Though overall survival data remain immature, there is an encouraging trend that favors Tagrisso yet it is not yet statistically significant. A P value of less than .0015 was required for statistical significance at 25 percent maturity.

Additionally, the trial’s findings highlighted a benefit with Tagrisso in patients who also had brain metastases. In those with central nervous system (CNS) disease evaluable for response (46 patients), CNS overall response rate (ORR) was 70 percent with Tagrisso compared with 31 percent for patients treated with platinum-based doublet chemotherapy. Across the full population (416 patients), CNS PFS also favored the Tagrisso group at 11.7 months versus 5.6 months.

The CNS activity with Tagrisso in EGFR-mutation—positive NSCLC mimics that of the ALK inhibitor Alecensa (alectinib) in ALK-positive NSCLC, Kim explained.

“We are going to hit a point where we have drugs like alectinib, which has a very similar profile in ALK, and osimertinib, and you’re not going to need that radiation oncology consult if you find brain metastases on your staging MRI,” said Kim. “I would even argue that, if you tested for the biomarkers and found EGFR or ALK, and the patient was a good candidate for either of these drugs, you don’t even need the MRI right away…you know it’s going to [spread to] that area. I foresee we are not going to need that down the road; it will be a little bit of a practice change, and it will take some time.”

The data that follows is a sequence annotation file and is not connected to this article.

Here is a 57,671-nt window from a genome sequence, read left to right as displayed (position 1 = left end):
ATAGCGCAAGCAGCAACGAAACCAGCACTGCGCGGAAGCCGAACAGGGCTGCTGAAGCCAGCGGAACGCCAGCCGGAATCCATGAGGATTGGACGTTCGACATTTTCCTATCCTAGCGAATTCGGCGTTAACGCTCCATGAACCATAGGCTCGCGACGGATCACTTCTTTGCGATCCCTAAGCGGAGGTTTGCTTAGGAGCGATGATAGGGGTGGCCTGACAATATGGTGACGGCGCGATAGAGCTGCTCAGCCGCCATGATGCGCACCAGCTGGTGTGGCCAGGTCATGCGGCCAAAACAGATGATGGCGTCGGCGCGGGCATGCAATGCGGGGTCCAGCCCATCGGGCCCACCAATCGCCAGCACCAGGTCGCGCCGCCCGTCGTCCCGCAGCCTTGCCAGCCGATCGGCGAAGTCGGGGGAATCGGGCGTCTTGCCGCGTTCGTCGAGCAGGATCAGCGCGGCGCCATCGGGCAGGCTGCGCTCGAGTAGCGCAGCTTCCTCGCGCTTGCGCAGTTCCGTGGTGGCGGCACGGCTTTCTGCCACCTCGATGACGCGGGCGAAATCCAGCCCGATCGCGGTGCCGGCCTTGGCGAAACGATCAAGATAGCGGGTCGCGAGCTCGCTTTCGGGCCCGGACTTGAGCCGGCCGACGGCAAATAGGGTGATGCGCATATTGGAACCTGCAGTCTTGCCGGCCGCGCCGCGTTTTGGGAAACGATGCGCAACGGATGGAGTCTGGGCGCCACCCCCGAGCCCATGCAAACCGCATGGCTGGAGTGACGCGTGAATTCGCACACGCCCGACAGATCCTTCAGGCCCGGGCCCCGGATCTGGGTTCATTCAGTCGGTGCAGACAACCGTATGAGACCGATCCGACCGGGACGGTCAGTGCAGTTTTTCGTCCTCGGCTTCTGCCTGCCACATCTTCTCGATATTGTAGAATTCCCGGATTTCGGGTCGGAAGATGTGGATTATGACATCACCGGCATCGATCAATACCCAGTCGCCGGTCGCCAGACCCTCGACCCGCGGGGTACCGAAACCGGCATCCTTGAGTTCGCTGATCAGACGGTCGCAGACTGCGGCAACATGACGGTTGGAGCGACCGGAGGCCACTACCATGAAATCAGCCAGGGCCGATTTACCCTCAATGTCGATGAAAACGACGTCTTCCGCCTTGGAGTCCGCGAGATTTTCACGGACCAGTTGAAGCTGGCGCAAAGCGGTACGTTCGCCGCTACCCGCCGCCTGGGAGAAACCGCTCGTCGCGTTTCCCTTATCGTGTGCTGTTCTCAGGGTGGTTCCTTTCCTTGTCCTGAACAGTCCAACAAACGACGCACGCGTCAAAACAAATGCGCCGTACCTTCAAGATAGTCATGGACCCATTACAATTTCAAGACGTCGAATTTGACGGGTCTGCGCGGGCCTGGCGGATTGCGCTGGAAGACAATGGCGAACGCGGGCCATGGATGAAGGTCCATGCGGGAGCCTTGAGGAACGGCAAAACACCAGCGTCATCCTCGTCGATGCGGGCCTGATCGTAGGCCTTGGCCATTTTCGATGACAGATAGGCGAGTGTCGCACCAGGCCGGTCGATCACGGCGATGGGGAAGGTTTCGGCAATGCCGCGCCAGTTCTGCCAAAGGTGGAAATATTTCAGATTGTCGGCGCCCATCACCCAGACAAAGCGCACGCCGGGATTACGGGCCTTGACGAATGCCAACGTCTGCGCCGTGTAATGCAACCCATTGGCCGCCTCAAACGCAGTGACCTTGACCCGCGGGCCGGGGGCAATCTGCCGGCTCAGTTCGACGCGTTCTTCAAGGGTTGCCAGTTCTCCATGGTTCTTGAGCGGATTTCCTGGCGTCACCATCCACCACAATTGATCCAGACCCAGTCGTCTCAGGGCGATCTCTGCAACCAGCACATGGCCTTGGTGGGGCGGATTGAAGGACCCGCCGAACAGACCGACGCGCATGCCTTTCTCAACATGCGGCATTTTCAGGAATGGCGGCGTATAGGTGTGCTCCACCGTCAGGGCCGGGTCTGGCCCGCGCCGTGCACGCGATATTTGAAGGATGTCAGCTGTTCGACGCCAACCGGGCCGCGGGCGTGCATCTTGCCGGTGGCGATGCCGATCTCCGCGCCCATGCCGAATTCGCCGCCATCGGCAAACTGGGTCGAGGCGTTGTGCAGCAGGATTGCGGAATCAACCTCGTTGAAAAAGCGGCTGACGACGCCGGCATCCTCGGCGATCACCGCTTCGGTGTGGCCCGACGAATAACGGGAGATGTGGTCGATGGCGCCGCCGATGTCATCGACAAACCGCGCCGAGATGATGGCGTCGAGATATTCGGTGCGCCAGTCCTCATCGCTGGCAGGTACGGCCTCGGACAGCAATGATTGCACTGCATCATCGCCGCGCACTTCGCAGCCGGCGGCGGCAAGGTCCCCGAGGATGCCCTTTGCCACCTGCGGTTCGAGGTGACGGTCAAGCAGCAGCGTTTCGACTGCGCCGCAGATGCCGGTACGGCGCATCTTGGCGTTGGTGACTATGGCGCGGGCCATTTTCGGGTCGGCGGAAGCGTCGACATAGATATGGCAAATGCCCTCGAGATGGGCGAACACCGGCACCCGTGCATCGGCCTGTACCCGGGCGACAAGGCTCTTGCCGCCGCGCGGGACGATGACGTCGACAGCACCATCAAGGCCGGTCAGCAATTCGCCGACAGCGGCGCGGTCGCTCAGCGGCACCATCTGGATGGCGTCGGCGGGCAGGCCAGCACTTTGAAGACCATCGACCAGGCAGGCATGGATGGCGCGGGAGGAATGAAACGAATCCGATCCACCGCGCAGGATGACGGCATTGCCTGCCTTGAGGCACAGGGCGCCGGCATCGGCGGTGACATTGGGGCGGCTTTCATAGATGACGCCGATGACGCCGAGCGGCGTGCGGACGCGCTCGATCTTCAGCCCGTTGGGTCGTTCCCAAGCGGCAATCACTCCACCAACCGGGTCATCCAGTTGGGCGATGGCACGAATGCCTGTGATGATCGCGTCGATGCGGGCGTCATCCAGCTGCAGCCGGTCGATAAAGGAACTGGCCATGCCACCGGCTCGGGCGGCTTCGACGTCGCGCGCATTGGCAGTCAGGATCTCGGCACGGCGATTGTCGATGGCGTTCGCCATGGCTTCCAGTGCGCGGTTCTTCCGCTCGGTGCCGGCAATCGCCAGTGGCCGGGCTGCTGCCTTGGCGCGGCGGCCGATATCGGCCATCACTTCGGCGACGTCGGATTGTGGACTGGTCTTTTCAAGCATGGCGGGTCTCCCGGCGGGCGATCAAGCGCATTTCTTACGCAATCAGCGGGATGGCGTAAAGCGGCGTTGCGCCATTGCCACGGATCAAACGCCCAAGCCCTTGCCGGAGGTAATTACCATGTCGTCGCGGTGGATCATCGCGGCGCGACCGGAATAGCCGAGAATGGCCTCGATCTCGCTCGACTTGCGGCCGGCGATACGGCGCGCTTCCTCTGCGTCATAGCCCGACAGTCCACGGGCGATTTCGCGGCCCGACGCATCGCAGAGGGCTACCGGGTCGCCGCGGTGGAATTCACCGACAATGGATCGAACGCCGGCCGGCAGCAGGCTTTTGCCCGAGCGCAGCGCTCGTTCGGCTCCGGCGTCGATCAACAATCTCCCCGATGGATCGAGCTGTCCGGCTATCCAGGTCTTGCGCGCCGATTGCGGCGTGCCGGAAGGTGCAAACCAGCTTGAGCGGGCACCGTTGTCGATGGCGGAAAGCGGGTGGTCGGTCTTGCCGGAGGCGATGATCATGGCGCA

Safety findings with Tagrisso and Iressa / Tarceva in FLAURA were found to be generally similar in FLAURA. Tagrisso was associated with less dermatitis acneiform — a type of skin lesion (25 percent vs 48 percent), less AST elevation (9 percent vs 25 percent) and less ALT elevation (6 percent vs 27 percent). Moreover, there was a lower incidence of any-cause grade 3/4 adverse event with Tagrisso (34 percent vs 45 percent).